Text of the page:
Going forward, we will be looking to expand the scope of CWE to include certain quality related issue. As this happens, the scope may broaden to include some issues similar to improper licensing and within areas beyond the three mentioned above. If that is the case, then this discussion we be brought back to the forefront.

We are still open for discussion on either the specific issue, or with our defined scope.  We very much value feedback so please don't hesitate to share opinions if you have them.

Thanks
Drew



-----Original Message-----
From: [hidden email] [mailto:[hidden email]] On Behalf Of Hood, Jonathan W CTR USARMY RDECOM AMRDEC (US)
Sent: Monday, April 30, 2018 10:52 AM
To: cwe-research-list CWE Research Discussion <[hidden email]>
Subject: Request for CWE: Improper Licensing (UNCLASSIFIED)

CLASSIFICATION: UNCLASSIFIED

CWE Team,

We've run into cases where a software license is being violated. A few generalized scenarios we've run into lately:
• Someone violates the GPL in one of the many ways that the GPL can be violated (I'm not going to elaborate on this much; I like the GPL and am only using it as an example of a very-easy-to-violate license) • Someone partners with a school on an STTR from the government
        The school assigns the task to a poor grad student
        The grad student implements the academic license of a library they want to use
        The grad student turns in a working solution with the academic license unknowingly embedded
        The PI on the STTR turns in the working solution
        The working solution is incorporated into a commercial project without switching to the commercial version of the dependency • Someone copyrights and licenses their software in an overly-restrictive or illegal way (re: Bayh-Dole Act IP with "royalty-free use by or on behalf of the government")

Usually, the software team is ignorant of the issue they've introduced with the licenses. Nevertheless, inherent legal issues become cybersecurity concerns, especially when they can affect the availability and rights to use the software.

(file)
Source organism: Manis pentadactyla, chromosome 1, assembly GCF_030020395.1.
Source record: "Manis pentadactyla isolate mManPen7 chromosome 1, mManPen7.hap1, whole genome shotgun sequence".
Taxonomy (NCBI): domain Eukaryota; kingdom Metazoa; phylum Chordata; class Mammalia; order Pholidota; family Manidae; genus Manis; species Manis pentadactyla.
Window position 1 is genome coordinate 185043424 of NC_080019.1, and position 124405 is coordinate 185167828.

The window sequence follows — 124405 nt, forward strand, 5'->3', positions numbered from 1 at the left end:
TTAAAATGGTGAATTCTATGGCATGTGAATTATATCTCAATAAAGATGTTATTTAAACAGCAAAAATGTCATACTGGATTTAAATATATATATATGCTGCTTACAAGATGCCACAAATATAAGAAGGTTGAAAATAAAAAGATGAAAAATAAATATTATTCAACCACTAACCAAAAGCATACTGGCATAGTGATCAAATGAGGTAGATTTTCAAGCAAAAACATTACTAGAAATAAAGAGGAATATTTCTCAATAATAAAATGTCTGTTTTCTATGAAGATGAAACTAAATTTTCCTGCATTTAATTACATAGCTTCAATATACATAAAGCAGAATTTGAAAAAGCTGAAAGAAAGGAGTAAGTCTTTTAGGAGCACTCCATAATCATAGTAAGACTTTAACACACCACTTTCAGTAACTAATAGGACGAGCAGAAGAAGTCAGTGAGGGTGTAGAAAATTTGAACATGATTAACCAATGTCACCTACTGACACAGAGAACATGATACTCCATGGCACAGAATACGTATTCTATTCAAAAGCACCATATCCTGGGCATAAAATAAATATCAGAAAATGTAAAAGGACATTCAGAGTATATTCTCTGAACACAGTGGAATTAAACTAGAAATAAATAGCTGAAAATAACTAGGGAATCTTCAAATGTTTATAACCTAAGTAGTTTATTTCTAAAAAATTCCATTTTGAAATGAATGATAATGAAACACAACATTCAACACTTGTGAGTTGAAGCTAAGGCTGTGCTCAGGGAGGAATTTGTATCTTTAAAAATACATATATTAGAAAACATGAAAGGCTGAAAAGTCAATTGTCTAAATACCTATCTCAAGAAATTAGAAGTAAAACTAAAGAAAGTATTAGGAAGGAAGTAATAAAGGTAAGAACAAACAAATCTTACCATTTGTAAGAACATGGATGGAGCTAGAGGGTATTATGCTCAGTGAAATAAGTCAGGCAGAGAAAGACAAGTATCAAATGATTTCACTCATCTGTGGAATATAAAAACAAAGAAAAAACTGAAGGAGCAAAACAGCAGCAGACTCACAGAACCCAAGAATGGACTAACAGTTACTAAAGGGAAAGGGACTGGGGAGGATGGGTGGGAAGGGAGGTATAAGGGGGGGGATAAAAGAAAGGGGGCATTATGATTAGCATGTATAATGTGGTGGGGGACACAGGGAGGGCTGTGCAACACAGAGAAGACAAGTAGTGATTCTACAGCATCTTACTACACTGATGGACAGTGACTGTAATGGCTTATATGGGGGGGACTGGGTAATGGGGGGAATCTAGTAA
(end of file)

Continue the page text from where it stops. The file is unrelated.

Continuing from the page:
Proposed CWE Title: Improper Licensing

Impacts: Availability

Description: Licensing issues indicate poor adherence to copyrights and other legal requirements. License violations can take many forms, and each can be costly to an organization. Several include:
• Reliance, in a commercial solution, on software licensed for non-commercial use only.
• Use of expired licenses
• Including unlicensed components into a solution • Violating a license's terms • Placing software under an illegal or overly-restrictive license Each issue introduces legal risks that can affect the availability of the solution.

Modes of Introduction: Implementation

Applicable Platforms: All

Likelihood of Exploit: Low

I'm in favor of having a catch-all licensing issue CWE. Alternatively, higher fidelity may be achieved by creating a category and CWE hierarchy:
• Category: Licensing Issues
        CWE: Reliance on Incorrect License
        CWE: Use of Expired License
        CWE: Reliance on Unlicensed Component
        CWE: Improper Adherence to License Terms
        CWE: Institution of an Overly-Restrictive or Illegal License

This may need to be moved under the CQEs once they are merged with CWEs.

Jon

Dr. Jonathan Hood
Software Assurance | S3I Cyber Solutions Division (256) 876-0326

CLASSIFICATION: UNCLASSIFIED



 

--

Kurt Seifried
[hidden email]

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Re: Request for CWE: Improper Licensing (UNCLASSIFIED)

Kurt Seifried
Could we agree on a generic top level "License issue or change causes problem" with a specific child right now of "License change to existing license prevents future updates and thus security updates of product"?

On Wed, Aug 22, 2018 at 10:35 AM, Wheeler, David A <[hidden email]> wrote: